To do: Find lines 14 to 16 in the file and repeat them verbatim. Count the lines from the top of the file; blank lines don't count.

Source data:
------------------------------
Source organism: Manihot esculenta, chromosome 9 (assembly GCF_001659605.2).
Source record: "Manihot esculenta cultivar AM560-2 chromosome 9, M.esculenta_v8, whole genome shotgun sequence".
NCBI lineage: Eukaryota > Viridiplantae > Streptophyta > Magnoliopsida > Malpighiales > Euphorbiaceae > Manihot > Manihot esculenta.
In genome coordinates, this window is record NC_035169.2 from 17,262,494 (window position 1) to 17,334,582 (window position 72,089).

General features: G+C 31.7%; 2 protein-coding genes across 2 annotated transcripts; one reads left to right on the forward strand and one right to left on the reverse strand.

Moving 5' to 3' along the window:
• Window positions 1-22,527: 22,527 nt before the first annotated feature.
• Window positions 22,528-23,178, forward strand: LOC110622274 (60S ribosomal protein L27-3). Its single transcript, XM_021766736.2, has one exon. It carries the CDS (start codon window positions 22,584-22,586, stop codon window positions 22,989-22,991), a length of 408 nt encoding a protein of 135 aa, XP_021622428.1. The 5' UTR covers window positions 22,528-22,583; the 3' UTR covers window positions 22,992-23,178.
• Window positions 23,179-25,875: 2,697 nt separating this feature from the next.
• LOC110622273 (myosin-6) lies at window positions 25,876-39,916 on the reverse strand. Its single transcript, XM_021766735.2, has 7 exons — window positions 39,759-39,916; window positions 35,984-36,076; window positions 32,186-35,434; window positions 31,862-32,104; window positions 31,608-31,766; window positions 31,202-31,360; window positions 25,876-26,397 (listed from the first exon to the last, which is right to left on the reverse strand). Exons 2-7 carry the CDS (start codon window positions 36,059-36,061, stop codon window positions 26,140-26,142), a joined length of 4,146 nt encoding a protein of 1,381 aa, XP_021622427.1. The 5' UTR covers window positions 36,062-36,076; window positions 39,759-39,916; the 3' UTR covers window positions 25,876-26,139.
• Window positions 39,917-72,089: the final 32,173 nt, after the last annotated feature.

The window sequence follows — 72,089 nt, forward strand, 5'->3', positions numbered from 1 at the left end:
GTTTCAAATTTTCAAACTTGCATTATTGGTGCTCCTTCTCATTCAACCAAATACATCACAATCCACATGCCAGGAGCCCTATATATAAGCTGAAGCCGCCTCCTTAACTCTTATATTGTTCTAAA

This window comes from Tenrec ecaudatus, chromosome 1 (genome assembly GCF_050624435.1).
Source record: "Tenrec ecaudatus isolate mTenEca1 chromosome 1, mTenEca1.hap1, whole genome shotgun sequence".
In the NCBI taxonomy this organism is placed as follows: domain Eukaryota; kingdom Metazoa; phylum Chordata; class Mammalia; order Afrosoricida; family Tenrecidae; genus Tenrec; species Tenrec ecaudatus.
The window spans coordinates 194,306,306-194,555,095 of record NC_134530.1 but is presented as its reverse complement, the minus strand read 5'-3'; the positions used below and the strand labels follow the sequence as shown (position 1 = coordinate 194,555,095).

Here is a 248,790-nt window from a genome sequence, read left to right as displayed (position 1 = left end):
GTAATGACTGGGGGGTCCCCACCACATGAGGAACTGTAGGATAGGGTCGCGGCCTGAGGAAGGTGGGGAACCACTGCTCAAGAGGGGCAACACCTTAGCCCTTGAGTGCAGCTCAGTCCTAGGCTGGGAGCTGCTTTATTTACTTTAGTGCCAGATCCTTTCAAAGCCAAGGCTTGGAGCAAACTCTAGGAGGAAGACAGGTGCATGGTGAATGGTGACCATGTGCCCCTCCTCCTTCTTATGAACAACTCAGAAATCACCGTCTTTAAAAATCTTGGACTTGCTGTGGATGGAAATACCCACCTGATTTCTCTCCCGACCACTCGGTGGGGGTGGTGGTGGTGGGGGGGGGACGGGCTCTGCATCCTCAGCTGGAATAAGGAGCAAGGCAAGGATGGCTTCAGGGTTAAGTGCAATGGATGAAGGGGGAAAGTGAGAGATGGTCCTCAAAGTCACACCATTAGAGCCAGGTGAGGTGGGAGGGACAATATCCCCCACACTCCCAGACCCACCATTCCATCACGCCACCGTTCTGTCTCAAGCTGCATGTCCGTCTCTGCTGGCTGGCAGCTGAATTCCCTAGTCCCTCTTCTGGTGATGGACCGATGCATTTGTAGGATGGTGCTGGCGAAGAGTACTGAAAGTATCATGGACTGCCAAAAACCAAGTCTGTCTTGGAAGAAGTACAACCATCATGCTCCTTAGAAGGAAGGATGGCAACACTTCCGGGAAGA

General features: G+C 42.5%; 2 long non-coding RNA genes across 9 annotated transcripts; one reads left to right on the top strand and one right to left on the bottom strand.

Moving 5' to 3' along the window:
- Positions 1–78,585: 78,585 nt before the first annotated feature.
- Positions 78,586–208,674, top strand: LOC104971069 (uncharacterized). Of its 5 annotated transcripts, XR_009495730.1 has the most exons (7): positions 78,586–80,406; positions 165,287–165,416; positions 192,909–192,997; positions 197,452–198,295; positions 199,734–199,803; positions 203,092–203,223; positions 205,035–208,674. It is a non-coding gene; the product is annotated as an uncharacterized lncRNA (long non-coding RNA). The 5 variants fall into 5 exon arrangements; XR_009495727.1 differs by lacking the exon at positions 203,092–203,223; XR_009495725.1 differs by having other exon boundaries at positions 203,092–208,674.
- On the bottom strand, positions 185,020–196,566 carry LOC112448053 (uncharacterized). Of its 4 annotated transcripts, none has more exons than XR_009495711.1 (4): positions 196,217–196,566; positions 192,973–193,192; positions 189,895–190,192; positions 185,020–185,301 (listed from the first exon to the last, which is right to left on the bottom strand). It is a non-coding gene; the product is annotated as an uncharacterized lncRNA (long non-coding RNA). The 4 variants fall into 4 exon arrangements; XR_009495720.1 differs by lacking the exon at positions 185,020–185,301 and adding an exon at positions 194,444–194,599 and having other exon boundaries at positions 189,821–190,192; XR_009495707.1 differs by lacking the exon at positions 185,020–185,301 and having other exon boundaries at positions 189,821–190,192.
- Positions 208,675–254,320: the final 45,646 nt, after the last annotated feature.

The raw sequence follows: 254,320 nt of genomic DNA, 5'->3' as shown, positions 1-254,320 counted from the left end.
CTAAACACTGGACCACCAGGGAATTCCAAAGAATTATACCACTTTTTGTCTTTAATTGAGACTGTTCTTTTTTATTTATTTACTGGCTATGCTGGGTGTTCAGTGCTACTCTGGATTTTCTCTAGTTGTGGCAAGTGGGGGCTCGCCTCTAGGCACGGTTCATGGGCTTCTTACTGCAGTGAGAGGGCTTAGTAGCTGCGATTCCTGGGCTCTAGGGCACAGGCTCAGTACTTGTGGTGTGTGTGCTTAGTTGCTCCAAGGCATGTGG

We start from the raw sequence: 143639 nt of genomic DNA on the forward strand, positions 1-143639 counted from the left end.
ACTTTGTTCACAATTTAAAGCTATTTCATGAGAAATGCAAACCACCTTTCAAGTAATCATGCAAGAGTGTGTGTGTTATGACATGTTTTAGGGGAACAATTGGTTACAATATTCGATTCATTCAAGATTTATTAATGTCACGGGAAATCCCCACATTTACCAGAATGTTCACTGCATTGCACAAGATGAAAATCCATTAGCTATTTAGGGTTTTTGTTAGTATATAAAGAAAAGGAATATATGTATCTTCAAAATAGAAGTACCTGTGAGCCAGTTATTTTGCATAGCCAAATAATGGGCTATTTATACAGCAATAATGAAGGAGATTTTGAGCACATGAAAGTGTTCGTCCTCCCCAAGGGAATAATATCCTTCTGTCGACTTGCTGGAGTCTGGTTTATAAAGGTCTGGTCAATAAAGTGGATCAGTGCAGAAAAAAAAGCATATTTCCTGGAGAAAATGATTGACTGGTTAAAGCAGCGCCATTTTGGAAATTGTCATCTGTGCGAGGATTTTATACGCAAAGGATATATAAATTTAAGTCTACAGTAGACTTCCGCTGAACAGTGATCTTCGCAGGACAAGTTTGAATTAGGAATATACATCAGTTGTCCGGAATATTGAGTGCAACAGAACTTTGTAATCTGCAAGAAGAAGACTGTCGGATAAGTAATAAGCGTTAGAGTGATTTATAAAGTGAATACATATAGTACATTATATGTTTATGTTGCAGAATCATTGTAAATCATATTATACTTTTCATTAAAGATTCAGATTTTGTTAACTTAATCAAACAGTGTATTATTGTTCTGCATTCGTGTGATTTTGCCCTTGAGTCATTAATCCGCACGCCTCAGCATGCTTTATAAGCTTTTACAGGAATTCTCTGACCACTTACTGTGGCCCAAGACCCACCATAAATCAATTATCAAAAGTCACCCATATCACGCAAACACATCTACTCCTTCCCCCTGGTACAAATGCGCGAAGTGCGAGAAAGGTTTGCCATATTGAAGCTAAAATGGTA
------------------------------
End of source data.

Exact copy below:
This window comes from Tenrec ecaudatus, chromosome 1 (genome assembly GCF_050624435.1).
Source record: "Tenrec ecaudatus isolate mTenEca1 chromosome 1, mTenEca1.hap1, whole genome shotgun sequence".
In the NCBI taxonomy this organism is placed as follows: domain Eukaryota; kingdom Metazoa; phylum Chordata; class Mammalia; order Afrosoricida; family Tenrecidae; genus Tenrec; species Tenrec ecaudatus.